Ray tracing does better with realistic, real-time shadows, or reflections lurking in water or glass.

   "My favourite thing to do with ray tracing is to go underwater," says Miss Swica.

   "You get really realistic reflections and refractions, and neat shafts of light coming through as well," she says.

   With lockdowns around the world due to the coronavirus pandemic, the need for people to feel close while isolated "is going to accelerate" progress in technology, says Rev Lebaredian, vice president for simulation technology at Nvidia, in San Francisco.

   "With virtual and augmented reality, we're starting to feel like we're in the same place together," he says.

   So coronavirus will drive demand and progress, agrees Frank Azor, chief gaming solutions architect at AMD.
   Image copyright Unreal Image caption Impressive lighting is possible even without ray tracing

   One "fiendish problem" for ray tracing has involved how shaders can call on other shaders if two rays interact, says Andrew Goossen, a technical fellow at Microsoft who works on the Xbox Series X.

   GPUs work on problems like rays in parallel: making parallel processes talk to each other is complex.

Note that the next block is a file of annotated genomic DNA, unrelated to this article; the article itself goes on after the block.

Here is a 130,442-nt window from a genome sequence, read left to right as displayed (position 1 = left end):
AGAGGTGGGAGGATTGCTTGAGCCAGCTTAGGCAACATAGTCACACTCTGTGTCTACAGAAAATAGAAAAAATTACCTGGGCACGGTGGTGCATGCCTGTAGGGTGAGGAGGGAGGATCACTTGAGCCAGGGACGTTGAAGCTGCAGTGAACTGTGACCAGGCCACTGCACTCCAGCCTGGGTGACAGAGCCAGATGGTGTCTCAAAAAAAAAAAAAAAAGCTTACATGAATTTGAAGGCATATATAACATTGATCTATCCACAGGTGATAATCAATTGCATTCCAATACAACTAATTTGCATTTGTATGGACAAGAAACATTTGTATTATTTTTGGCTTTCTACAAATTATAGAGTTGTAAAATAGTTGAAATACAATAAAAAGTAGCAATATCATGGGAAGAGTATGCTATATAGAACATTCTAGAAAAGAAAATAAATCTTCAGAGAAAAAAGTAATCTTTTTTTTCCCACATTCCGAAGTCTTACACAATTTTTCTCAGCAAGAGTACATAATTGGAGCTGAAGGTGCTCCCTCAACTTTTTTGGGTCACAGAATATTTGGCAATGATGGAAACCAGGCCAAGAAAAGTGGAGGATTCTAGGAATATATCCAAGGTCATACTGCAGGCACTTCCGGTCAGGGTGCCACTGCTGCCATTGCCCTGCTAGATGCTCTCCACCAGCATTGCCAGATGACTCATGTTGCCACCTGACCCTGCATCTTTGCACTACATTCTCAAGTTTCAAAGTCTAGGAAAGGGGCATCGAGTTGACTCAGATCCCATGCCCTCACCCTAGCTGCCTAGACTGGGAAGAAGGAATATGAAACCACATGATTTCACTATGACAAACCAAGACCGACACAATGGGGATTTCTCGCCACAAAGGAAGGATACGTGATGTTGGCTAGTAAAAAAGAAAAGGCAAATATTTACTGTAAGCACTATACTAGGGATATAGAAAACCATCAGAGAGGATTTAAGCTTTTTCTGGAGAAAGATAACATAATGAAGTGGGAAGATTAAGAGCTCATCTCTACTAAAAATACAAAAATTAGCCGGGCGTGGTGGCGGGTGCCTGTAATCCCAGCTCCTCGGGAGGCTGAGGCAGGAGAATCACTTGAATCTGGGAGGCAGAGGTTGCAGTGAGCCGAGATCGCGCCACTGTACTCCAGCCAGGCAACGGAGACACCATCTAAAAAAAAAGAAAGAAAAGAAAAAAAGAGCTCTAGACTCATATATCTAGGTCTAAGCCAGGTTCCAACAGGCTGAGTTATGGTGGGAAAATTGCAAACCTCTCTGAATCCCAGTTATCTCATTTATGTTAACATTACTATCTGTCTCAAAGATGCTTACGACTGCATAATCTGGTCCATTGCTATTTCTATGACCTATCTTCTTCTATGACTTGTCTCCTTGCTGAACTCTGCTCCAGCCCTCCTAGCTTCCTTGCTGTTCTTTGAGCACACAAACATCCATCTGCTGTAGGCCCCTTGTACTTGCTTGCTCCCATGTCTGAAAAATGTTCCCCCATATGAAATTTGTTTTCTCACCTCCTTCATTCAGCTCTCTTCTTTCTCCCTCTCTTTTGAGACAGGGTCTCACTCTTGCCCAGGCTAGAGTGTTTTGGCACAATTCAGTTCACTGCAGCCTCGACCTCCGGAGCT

Working out technical problems for improving ray tracing will be the main tasks "in the next five to seven years of computer graphics, at least," says Mr Ronald.

   In the meantime games companies will use other techniques to make games look slicker.

   Earlier this month Epic Games, the makers of Fortnite, released its latest game architecture, the Unreal Engine 5.

   It uses a combination of techniques, including a library of objects that can be imported into games as hundreds of millions of polygons, and a hierarchy of details treating large and small objects differently to save on its demands on processor resources.

   For most game makers such "hacks and tricks" will be good enough, says Mr Walton.